Further topics in interrupt/signal handling

Testing interrupts

When writing documentation, one sometimes wants to check that certain code can be interrupted in a clean way. The best way to do this is to use cysignals.alarm().

The following is an example of a doctest demonstrating that the SageMath function factor() can be interrupted:

>>> from cysignals.alarm import alarm, AlarmInterrupt
>>> try:
...     alarm(0.5)
...     factor(10**1000 + 3)
... except AlarmInterrupt:
...     print("alarm!")

If you use the SageMath doctesting framework, you can instead doctest the exception in the usual way (the Python doctest module exits whenever a KeyboardInterrupt is raised in a doctest). To avoid race conditions, make sure that the calls to alarm() and the function you want to test are in the same doctest:

>>> alarm(0.5); factor(10**1000 + 3)
Traceback (most recent call last):

Signal handling without exceptions

There are several more specialized functions for dealing with interrupts. As mentioned above, sig_on() makes no attempt to clean anything up (restore state or freeing memory) when an interrupt occurs. In fact, it would be impossible for sig_on() to do that. If you want to add some cleanup code, use sig_on_no_except() for this. This function behaves exactly like sig_on(), except that any exception raised (like KeyboardInterrupt or RuntimeError) is not yet passed to Python. Essentially, the exception is there, but we prevent Cython from looking for the exception. Then cython_check_exception() can be used to make Cython look for the exception.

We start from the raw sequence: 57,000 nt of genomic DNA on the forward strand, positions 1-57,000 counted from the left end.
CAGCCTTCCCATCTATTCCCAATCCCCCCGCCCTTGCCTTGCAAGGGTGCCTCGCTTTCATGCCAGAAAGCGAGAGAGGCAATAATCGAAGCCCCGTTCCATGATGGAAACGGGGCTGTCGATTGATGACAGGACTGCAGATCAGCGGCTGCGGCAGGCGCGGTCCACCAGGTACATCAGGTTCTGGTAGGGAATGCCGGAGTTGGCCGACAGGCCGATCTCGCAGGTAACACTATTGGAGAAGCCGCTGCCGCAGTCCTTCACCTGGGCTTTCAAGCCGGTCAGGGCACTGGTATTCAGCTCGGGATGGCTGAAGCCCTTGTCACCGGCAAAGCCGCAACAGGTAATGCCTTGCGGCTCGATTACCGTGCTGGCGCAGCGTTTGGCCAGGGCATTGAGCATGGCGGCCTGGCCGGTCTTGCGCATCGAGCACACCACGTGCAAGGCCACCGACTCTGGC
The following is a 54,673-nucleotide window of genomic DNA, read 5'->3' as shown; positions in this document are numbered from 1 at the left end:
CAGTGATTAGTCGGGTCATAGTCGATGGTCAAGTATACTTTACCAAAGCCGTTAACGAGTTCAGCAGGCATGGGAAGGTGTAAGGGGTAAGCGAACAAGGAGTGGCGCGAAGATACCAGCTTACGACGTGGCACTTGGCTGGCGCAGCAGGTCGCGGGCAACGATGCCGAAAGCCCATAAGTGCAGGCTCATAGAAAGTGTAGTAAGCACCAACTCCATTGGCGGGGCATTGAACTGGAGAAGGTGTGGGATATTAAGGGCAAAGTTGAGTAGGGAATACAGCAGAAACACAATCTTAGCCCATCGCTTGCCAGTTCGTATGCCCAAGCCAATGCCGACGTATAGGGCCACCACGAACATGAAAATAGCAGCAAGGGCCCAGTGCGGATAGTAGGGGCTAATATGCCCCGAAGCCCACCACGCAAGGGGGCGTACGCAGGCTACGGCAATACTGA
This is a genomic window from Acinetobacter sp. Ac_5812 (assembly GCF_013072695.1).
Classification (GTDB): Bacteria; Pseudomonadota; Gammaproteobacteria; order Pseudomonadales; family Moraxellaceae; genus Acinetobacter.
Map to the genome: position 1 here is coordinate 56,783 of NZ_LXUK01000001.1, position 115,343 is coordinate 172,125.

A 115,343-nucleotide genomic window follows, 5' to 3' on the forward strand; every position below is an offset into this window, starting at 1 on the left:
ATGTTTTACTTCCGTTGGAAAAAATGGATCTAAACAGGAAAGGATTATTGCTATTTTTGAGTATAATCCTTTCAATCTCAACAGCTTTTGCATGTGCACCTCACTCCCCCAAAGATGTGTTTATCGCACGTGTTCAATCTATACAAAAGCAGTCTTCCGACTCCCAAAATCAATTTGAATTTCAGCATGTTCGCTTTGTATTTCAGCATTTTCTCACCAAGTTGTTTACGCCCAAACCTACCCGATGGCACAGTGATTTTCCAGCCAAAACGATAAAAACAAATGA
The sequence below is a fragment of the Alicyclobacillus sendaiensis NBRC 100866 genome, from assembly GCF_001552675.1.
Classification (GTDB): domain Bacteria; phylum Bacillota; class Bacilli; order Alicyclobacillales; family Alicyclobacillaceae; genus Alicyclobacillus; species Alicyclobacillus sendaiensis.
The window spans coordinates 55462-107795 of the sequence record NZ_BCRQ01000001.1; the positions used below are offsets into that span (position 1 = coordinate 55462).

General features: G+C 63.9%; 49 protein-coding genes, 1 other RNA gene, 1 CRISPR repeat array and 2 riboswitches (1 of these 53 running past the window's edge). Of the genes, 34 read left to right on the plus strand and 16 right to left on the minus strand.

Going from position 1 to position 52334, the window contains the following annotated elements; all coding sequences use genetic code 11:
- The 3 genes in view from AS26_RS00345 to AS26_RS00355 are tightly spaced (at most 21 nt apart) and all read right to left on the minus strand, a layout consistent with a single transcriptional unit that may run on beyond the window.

Normally, sig_on_no_except() returns 1. If a signal was caught and an exception raised, sig_on_no_except() instead returns 0. The following example shows how to use sig_on_no_except():

def no_except_example():
    if not sig_on_no_except():
        # (clean up messed up internal state)

        # Make Cython realize that there is an exception.
        # It will look like the exception was actually raised
        # by cython_check_exception().
    # (some long computation, messing up internal state of objects)

There is also a function sig_str_no_except(s) which is analogous to sig_str(s).


See the file src/cysignals/tests.pyx for more examples of how to use the various sig_*() functions.

Releasing the Global Interpreter Lock (GIL)

All the functions related to interrupt and signal handling do not require the Python GIL (if you don’t know what this means, you can safely ignore this section), they are declared nogil. This means that they can be used in Cython code inside with nogil blocks. If sig_on() needs to raise an exception, the GIL is temporarily acquired internally.

If you use C libraries without the GIL and you want to raise an exception before calling sig_error(), remember to acquire the GIL while raising the exception. Within Cython, you can use a with gil context.


The GIL should never be released or acquired inside a sig_on() block. If you want to use a with nogil block, put both sig_on() and sig_off() inside that block. When in doubt, choose to use sig_check() instead, which is always safe to use.